Bank of Hawaii

The Bank of Hawaii Corporation (BOH) is a regional commercial bank headquartered in Honolulu, Hawaii. It is Hawaii's second oldest bank and its largest locally owned bank in that the majority of the voting stockholders reside within the state. Bank of Hawaii has the most accounts, customers, branches, and ATMs of any financial institution in the state (although BancWest's First Hawaiian Bank holds a greater number of dollars in deposits). The bank consists of four business segments: retail banking, commercial banking, investment services, and treasury.[2] The bank is currently headed by chairman, president and chief executive officer, Peter S. Ho.[3]

Bank of Hawaii Corporation
Bank of Hawaii
  • Hawaii Bancorporation (1971–1979)
  • Bancorp Hawaii (1979–1997)
  • Pacific Century Financial Corporation (1997–2002)
Traded as
Founded1897 (1897) in Honolulu, Hawaii
FounderCharles Montague Cooke, Peter Cushman Jones and Joseph Ballard Atherton
HeadquartersHonolulu, Hawaii, U.S.
Key people
Revenue US$ 655.243 million (2016)[1]
US$ 299.92 million (2016)[1]
US$ 181.46 million (2016)[1]
Total assets US$ 16.49 billion (2016)[1]
Total equity US$ 1.16 billion (2016)[1]
Number of employees
2,122 (2016)[1]


In 1893, Charles Montague Cooke (1849–1909) with his brother-in-law Joseph Ballard Atherton and business partner Peter Cushman Jones founded Bank of Hawaii. In 1897, it was chartered in the Republic of Hawaii by Interior Minister James A. King.[4] A decade after its founding, in 1903, the bank opened its first branch in Kauai. In 1922, the bank acquired First Bank of Hilo, which had four branches. In 1930, it amalgamated Bank of Maui.

Bank of Maui

Charles Dexter Lufkin organized First National Bank of Wailuku in 1901.[5] Five years later, he had organized Lahaina National Bank. Then he organized the First National Bank of Paia in 1913.[5] Lastly, in 1917, First National Bank of Paia merged with Lahaina National Bank and First National Bank of Wailuku to form Bank of Maui.[5]

Activities in Hawaii since 1971

In 1971, BOH formed a bank holding company called Hawaii Bancorporation.[6]

In 1979, Hawaii Bancorporation changed its name to Bancorp Hawaii.[7] In 1985, BOH as Bancorp Hawaii acquired the Hawaiian Trust Company for $19 million.[8][9]

In 1990, BOH as Bancorp Hawaii acquired FirstFed America Inc. with its First Federal Savings and Loan Association in Hawaii and First Savings of Guam subsidiaries for $141 million in cash.[10] First Federal Savings was maintained as a separate entity until 1998 when it was merged into the Bank of Hawaii.[11]

Bancorp Hawaii changed its name to Pacific Century Financial Corporation (PCFC) in 1997.[7][12]

Large drop in the firm's stock in early 2000 caused by bad loans and quick expansion outside of the firm's core business of Hawaii, Guam, and American Samoa[13][14] led to a change in management.[15]

BOH as Pacific Century Financial Corporation sold off its credit card division to American Express for an undisclosed amount in 2001.[16][17][18]

In 2002, Pacific Century Financial Corporation was renamed Bank of Hawaii Corporation.[19]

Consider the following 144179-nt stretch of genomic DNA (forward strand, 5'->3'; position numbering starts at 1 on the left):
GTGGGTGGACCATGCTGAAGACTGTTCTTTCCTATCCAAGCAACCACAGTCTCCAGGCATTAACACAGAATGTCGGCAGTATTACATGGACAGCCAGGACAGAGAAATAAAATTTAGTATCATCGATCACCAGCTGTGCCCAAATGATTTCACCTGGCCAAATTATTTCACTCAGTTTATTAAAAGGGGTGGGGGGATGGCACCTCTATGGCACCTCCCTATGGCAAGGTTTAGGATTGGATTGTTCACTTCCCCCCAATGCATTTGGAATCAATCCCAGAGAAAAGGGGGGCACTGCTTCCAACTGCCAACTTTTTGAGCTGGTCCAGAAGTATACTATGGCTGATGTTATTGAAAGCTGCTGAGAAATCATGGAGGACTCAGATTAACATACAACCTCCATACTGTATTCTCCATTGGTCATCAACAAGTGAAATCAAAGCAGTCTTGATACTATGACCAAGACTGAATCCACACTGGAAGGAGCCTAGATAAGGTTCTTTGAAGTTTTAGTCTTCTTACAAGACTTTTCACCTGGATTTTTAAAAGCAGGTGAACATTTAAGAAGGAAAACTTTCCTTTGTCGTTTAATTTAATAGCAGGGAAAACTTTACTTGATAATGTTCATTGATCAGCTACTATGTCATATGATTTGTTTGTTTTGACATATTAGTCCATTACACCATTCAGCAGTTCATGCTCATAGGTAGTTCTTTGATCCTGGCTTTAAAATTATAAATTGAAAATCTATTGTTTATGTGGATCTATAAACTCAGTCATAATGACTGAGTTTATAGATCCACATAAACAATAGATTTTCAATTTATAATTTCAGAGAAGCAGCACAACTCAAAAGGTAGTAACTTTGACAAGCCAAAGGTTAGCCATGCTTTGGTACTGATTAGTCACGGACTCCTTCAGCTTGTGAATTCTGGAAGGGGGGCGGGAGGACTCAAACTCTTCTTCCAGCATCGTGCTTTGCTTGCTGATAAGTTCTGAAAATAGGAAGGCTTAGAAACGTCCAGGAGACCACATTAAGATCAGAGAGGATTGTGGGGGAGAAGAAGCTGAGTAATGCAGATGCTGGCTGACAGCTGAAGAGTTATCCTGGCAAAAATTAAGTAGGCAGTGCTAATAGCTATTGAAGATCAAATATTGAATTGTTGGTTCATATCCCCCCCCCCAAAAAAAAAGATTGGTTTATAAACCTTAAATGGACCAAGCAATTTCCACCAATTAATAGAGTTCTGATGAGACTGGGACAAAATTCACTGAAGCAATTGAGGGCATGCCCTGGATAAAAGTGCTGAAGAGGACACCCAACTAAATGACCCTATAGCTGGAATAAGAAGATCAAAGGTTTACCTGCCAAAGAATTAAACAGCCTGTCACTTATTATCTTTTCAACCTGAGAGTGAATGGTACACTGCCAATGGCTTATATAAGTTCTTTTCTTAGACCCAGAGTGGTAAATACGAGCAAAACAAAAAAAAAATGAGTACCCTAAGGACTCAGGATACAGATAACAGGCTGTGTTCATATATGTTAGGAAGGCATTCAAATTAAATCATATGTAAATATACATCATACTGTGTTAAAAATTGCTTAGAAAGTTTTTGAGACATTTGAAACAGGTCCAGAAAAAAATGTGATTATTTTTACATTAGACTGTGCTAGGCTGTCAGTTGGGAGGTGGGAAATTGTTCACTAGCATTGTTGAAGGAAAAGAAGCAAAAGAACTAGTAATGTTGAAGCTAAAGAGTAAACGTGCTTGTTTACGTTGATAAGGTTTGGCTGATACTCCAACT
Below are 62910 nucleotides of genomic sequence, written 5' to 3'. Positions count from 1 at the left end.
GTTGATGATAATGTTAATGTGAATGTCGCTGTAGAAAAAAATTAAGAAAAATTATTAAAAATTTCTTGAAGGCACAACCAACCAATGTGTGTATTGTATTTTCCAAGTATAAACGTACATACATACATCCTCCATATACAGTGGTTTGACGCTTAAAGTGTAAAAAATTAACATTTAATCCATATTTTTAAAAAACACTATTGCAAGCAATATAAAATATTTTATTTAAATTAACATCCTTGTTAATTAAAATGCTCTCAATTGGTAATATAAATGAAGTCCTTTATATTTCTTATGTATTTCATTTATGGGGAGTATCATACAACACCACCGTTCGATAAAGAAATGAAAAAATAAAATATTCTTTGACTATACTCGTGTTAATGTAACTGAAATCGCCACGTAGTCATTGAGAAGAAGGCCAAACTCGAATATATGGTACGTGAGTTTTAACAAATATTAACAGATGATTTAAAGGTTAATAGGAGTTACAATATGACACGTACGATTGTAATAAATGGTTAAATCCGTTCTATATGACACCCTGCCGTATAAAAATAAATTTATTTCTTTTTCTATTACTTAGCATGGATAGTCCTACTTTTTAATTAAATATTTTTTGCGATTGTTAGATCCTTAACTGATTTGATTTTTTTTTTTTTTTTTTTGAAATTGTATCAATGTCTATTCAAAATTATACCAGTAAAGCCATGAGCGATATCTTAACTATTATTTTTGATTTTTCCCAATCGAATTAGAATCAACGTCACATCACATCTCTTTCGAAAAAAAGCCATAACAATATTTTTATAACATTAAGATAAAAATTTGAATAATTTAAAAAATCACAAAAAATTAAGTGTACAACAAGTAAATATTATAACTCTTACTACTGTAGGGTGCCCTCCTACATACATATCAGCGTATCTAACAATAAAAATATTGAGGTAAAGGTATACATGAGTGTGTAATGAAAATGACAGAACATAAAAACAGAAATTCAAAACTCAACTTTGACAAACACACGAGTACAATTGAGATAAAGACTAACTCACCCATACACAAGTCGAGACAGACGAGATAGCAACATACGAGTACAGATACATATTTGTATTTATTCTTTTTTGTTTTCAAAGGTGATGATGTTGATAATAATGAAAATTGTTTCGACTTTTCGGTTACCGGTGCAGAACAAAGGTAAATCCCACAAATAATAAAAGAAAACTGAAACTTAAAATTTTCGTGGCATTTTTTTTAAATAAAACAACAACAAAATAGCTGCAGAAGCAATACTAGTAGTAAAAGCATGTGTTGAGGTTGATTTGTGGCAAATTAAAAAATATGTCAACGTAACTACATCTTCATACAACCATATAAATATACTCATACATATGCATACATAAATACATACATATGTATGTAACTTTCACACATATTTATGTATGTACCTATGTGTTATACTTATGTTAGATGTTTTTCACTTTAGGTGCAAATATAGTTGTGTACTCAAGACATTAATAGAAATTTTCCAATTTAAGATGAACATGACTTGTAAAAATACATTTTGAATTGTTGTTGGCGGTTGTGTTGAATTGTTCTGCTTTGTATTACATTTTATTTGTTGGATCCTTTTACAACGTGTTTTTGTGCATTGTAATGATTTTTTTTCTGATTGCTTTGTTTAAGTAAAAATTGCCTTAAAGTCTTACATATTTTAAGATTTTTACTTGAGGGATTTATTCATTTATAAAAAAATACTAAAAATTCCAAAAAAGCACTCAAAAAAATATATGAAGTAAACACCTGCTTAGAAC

Activities on the U.S. Mainland

In its first expansion onto the continental United States, BOH as Bancorp Hawaii acquired the Phoenix, Arizona-based First National Bancorp of Arizona with its five-office First National Bank of Arizona subsidiary for an undisclosed amount in 1987.[20] Ten years later, through its First National Bank of Arizona subsidiary, BOH acquired all four Arizona branch offices from Home Savings of America for an undisclosed amount in 1997 and merged those offices into First National while at nearly the same time changed the name of First National to Pacific Century Bank NA.[21]

The following year, BOH as Pacific Century Financial Corporation acquired the Encino, California-based CU Bancorp with its California United Bank subsidiary for $183 million in stock and cash.[22][23][24] Just shortly after the acquisition was finalized in 1998, California United and its 22 offices in Southern California was merged into Phoenix-based Pacific Century Bank and the headquarters for the newly combined Pacific Century Bank was moved to Encino.

After 14 years on the Mainland, BOH decided to abandon their activities on the Mainland in 2001 by selling all 9 Arizona branch offices of the Pacific Century Bank to Zions Bancorporation for an undisclosed amount[25][26] and all 20 California branch offices of the Pacific Century Bank to U.S. Bancorp for an undisclosed amount.[27][28][29] Zion merged their purchase into their National Bank of Arizona subsidiary.[25]

International activities

It was not until 1959 that BOH made another novel move when it opened its first Pacific Islands branch on Kwajalein. Two years later, it opened a branch in both Palau and Guam. Ten years later, BOH continued its international expansion by absorbing Bank of American Samoa, which the Navy had established in 1914. That same year, it created Banque de Tahiti as a joint venture between itself and Crédit Lyonnais. The next year, BOH established a branch in Yap. Branches in Ponape and Kosrae followed in the subsequent years.

It also continued its expansion outside Hawaii with the establishment of a branch in Saipan. Three years later, BOH and Crédit Lyonnais established another joint-venture, Banque de Nouvelle Calédonie in Nouméa.

In 1980, BOH opened a branch in Tokyo.

BOH acquired Wells Fargo Bank's Seoul, Korea, and Singapore operations in 1991.[30][31] Two years later, it acquired Banque Indosuez's operations in Vanuatu, which became Banque d’Hawaii (Vanuatu). That same year, BOH also opened its first branch in Suva, Fiji in 1993. Branches in Nadi and Lautoka followed. In 1994, BOH acquired Commonwealth Bank of Australia's 51% ownership in the National Bank of Solomon Islands.[32] BOH also acquired Crédit Lyonnais' holdings in Banque de Nouvelle Calédonie, giving BOH 91 percent ownership.[33]